Dawkins points, repeatedly and with enthusiasm, to the diversity of religions and concludes that their very diversity proves that no one of them is reliable. Of course, Dawkins’s ideas are themselves much debated among scientists, and serious disputes do indeed exist regarding the very aspects of evolutionary theory that he champions. This, however, hardly constitutes an argument that all these various points of view are equally vacuous and that there can be no serious discussion about them. Dawkins seems strangely unmoved by the large number of thoughtful scholars—including his colleagues leagues at Oxford University, like Keith Ward, Alister McGrath, and Richard Swinburne—whose religious beliefs are accompanied by serious reflection and considerations of evidence. (Giberson and Artigas 2007, Kindle Locations 580-584)

There is, to be sure, a great difference between the general unanimity of science and the diversity of religions. But there is a considered response to this. We reach the peculiar agreement and intersubjectivity of natural science only when we deal with repeatable patterns in the natural world. Scientists have the luxury of gathering together in laboratories to share common, repeatable, and predictable experiences. It is no surprise that when we pose problems related to meaning and spiritual realities, it is more difficult to reach agreement. When we insist on testability, empirical control, quantification, repeatability, and so on, we should be aware that we are confining our study to those realities that meet these criteria. This study is both wonderful and exciting, but it has absolutely nothing to do with the scientism that would impose its straitjacket on the human mind, denying the value or validity of other explorations. (Giberson and Artigas 2007, Kindle Locations 584-589)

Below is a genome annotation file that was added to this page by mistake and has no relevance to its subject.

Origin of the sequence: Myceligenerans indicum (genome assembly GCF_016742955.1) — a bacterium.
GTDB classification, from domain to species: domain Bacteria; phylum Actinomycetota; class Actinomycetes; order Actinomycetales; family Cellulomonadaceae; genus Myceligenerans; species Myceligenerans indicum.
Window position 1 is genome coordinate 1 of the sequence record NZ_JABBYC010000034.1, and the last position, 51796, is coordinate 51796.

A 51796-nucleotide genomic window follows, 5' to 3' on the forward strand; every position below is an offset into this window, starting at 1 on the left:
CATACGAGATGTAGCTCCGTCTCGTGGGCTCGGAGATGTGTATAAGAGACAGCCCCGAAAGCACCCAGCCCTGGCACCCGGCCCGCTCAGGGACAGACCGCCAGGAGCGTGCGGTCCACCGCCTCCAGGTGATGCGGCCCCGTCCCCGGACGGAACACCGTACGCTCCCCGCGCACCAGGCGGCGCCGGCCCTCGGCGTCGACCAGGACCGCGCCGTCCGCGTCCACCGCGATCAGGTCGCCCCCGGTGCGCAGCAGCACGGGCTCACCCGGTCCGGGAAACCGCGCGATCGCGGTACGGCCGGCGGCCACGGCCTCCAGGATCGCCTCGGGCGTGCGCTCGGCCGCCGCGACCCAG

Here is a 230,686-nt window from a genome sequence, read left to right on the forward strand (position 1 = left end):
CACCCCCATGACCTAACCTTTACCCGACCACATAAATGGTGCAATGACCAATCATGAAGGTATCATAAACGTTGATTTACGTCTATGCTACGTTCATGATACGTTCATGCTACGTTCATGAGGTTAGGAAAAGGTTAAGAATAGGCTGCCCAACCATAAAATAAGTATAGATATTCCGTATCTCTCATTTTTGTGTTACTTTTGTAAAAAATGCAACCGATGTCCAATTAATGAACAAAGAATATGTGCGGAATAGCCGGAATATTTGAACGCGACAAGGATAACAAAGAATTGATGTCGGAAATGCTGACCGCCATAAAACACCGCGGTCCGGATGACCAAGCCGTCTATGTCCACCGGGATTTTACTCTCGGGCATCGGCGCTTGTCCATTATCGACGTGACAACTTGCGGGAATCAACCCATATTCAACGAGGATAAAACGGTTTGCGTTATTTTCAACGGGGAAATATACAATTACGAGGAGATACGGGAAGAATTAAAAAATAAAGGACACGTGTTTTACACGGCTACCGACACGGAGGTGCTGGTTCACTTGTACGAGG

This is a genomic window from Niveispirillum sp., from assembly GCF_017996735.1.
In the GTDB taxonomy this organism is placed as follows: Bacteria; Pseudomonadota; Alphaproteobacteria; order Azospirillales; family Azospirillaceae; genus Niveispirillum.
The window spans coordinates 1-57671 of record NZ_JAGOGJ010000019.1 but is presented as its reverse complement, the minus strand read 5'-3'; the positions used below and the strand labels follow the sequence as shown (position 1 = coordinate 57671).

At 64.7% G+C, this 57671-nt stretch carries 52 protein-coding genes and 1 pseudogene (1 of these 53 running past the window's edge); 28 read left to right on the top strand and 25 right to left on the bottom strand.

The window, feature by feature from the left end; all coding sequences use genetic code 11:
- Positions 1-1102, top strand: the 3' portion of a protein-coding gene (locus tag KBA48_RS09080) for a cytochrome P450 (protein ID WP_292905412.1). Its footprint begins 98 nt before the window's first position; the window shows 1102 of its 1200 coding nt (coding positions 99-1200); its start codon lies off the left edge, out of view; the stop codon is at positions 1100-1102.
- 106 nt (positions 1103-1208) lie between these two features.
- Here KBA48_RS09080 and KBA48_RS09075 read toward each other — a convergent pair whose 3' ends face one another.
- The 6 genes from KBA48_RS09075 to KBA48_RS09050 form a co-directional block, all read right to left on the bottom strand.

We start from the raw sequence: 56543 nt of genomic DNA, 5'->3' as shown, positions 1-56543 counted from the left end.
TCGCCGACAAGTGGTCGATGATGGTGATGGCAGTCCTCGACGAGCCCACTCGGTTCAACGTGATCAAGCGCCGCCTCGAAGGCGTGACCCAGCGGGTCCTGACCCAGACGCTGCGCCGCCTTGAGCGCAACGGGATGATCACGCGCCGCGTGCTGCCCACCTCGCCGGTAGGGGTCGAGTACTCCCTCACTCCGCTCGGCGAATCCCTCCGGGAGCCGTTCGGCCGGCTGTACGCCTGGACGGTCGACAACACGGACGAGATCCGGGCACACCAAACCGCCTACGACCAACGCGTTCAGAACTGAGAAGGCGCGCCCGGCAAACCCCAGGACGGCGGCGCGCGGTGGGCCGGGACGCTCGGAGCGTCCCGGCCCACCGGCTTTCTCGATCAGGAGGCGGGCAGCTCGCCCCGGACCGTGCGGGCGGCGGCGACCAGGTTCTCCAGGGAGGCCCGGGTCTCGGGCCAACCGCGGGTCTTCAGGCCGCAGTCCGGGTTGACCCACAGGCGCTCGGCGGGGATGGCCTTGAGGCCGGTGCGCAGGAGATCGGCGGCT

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The Ideological Uses of Evolutionary Biology in Recent Atheistic Apologetics

Why should we be concerned about biology and ideology? One good reason is that the use of biology for non-biological ends has been the cause of immense human suffering. Biology has been used to justify eugenic programs, enforced sterilization, experimentation on living humans, death camps, and political ambitions based on notions of racial superiority, to name but a few examples. We should also be concerned because biological ideas continue to be used, if not in these specific ways, then in other ways that lie well beyond science. Investigating the past should help us to be more reflective about the science of our own day, hopefully more equipped to discern the ideological abuse of science when it occurs. (Alexander and Numbers 2010)